History of HR - the move to a strategic function
A brief glance at the history of HR shows a clear evolution from the hiring and firing department to an integral business function that is increasingly represented at board level. Nowadays, some of the most successful organisations are those which truly incorporate the values, needs and opinions of employees into their strategic planning process: employee-owned John Lewis is a shining example, having just reported annual pre-tax profits of ??306.6m a rise of 9.7%.
Effective management of a diverse workforce requires varied skills across a number of disciplines including corporate strategy, law, training, recruitment and employee relations. Perhaps contrary to the beliefs of those unfamiliar with the industry, those on the coal face know that it requires far more than simply being a people person to deliver real value as an HR professional.
The changing face of HR
The CIPD paper entitled Time for change towards a next generation for HR, released in February 2010, reports strong indications that a new breed of HR leader is emerging (who are capable to provide) breakthrough insight to strategic or operational Challenges.
Nowadays, senior HR personnel must demonstrate an impressive portfolio of characteristics including the ability to communicate clearly, confidence, empathy, leadership, attention to detail, reliability and demonstrable business acumen. While some of these qualities will develop naturally over time, others are better fostered via focused, vocational training.
Increased recognition of the value delivered by HR has resulted in a greater need for specific HR qualifications to underpin hands-on experience. In fact, it can be argued that formal training is a must at some stage in an HR career, as the industry is simply too complex, and at times ambiguous, to continuously undertake without relevant study. These skills must be maintained in order to keep up-to-date with ever changing employment law legislation. As such, many within the HR industry now find that without the appropriate accreditations, it's hard to progress beyond a certain level.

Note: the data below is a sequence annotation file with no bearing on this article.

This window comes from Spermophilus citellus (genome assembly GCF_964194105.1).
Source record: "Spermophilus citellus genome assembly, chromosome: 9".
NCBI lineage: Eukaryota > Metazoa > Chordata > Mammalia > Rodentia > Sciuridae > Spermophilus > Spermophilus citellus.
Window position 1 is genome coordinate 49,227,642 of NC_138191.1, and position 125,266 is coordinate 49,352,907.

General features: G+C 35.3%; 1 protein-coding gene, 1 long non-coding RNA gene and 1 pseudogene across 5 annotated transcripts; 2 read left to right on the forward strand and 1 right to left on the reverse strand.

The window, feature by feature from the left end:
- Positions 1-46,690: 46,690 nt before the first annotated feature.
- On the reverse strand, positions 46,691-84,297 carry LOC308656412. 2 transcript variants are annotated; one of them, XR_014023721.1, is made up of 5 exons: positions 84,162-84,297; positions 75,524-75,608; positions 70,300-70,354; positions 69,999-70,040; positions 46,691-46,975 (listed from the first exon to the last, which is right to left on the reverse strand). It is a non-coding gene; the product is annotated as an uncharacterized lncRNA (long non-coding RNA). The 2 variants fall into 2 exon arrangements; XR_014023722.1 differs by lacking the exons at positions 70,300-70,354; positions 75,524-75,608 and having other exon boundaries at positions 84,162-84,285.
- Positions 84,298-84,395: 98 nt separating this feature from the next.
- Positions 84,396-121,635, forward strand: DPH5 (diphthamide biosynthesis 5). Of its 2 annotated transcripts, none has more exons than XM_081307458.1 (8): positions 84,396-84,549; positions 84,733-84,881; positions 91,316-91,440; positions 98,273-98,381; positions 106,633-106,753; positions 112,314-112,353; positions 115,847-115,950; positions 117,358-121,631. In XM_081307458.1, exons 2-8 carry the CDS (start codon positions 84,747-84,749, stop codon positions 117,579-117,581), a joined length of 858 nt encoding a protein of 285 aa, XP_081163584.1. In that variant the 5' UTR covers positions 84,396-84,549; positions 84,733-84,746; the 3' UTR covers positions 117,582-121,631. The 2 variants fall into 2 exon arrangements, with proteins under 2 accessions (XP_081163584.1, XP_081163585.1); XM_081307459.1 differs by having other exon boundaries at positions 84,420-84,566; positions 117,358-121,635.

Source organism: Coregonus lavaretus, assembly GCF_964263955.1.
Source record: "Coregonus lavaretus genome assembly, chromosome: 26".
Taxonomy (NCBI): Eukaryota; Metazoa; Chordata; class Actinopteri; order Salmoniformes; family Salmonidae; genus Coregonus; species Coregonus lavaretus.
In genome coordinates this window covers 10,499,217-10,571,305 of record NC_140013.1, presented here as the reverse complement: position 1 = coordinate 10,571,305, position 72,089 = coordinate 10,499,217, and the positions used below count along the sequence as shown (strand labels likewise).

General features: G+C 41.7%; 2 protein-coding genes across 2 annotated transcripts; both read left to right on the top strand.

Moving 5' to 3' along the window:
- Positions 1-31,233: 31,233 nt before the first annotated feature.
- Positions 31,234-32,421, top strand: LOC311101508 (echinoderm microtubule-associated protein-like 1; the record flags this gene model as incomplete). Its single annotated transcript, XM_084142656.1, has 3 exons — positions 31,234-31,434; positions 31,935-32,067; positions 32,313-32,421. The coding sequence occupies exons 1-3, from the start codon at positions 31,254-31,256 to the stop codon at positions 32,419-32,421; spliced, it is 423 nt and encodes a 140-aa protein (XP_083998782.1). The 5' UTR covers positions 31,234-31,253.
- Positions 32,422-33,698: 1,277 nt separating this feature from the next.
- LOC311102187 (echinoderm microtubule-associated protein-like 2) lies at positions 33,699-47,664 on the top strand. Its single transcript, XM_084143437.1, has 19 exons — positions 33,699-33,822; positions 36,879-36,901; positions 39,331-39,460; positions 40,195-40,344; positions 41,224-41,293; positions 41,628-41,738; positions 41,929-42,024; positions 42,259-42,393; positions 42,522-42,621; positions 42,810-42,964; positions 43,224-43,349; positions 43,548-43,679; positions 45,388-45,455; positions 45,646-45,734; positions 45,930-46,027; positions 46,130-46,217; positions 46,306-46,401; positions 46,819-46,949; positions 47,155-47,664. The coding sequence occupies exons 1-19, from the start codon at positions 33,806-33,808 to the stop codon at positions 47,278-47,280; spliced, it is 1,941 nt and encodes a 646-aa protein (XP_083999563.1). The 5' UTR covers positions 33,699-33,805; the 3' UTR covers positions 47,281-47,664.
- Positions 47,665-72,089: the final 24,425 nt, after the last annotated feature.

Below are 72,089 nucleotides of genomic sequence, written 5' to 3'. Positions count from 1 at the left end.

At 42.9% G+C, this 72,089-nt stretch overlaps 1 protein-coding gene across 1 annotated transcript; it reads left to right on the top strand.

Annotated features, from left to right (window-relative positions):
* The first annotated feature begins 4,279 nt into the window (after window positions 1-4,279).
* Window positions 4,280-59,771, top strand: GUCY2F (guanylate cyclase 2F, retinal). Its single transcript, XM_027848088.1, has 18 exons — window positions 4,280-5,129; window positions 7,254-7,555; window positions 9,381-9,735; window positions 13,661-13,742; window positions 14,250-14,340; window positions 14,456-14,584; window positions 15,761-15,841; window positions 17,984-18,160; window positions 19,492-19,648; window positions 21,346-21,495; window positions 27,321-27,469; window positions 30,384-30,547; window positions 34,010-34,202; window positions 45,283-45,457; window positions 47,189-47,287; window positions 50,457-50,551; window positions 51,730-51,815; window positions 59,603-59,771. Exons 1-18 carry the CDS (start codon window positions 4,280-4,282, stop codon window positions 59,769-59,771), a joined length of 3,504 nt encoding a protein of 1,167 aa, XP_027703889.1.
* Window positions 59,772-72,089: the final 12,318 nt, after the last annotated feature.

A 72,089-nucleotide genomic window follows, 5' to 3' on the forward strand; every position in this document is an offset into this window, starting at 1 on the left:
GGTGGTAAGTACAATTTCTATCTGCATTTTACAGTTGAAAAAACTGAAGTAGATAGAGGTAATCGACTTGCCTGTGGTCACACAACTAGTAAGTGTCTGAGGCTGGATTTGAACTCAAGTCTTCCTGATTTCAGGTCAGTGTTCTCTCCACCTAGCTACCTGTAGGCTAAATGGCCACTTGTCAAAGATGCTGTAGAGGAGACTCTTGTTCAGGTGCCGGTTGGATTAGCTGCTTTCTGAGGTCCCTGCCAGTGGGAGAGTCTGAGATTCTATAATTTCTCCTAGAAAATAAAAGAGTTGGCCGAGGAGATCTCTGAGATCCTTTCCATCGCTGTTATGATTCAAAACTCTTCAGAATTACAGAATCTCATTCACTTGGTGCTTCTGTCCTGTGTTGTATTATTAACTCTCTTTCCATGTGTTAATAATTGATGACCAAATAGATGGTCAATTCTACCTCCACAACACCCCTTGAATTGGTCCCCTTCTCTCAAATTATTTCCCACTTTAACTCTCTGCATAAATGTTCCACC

Getting a foot in the door
Without doubt, it's still common for junior posts to be filled by people with little or no formal HR qualifications or experience. A successful HR professional must effortlessly combine any number of characteristics. Allowing people to move laterally into HR from related positions presents an opportunity for all parties to find out whether someone is suited to such a role.
At this stage, there are various introductory courses or general areas of study which may be of value in developing desired skills, without the need to commit to a dedicated HR qualification. These could include general office and computing skills, basic psychology or even counselling and coaching. All of these allow junior team members to test their study abilities and get a taste for what further learning will be like as their HR career progresses.
Formalising experience is a must for HR
Once the decision has been made that HR is the right route, is advisable to start bolstering experience with industry recognised qualifications, such as those offered by the CIPD. There is no doubt that demonstrating dedication to a chosen career path with formal, vocational study is extremely attractive and valuable to employers. This is never more so than in a competitive job market, such as that created by the recent recession. When every vacancy attracts 50 or more applications, one of the easiest ways to create a shortlist is to weed out those who lack appropriate credentials.
Vocational study brings with it a host of other Benefits. As well as plugging knowledge gaps, it provides a framework for existing experience which can dramatically enhance confidence and the ability to communicate on an equal footing with peers and senior colleagues. Networking with fellow students also helps individuals to think outside their normal situations and gets them involved in wider and more varied discussions than they may otherwise have been exposed to.
Senior colleagues must lead the way
While it is fair to expect a degree of self motivation from junior team members, it's also the responsibility of senior colleagues to provide encouragement and guidance in these matters, and the HR department must surely act as beacon in this respect. Clarifying the available options, and ensuring the structures and processes are in place to facilitate further study alongside work commitments, will create a new generation of engaged and ultimately highly effective HR professionals who can play a key part in further enhancing the profile of HR within business.
Without a commitment to team development from senior HR managers, the profession runs the risk of being unable to cope with the increasing demands for strategic, talent management counsel that are likely to become commonplace as organisations seek to recover from the recent economic turbulence.
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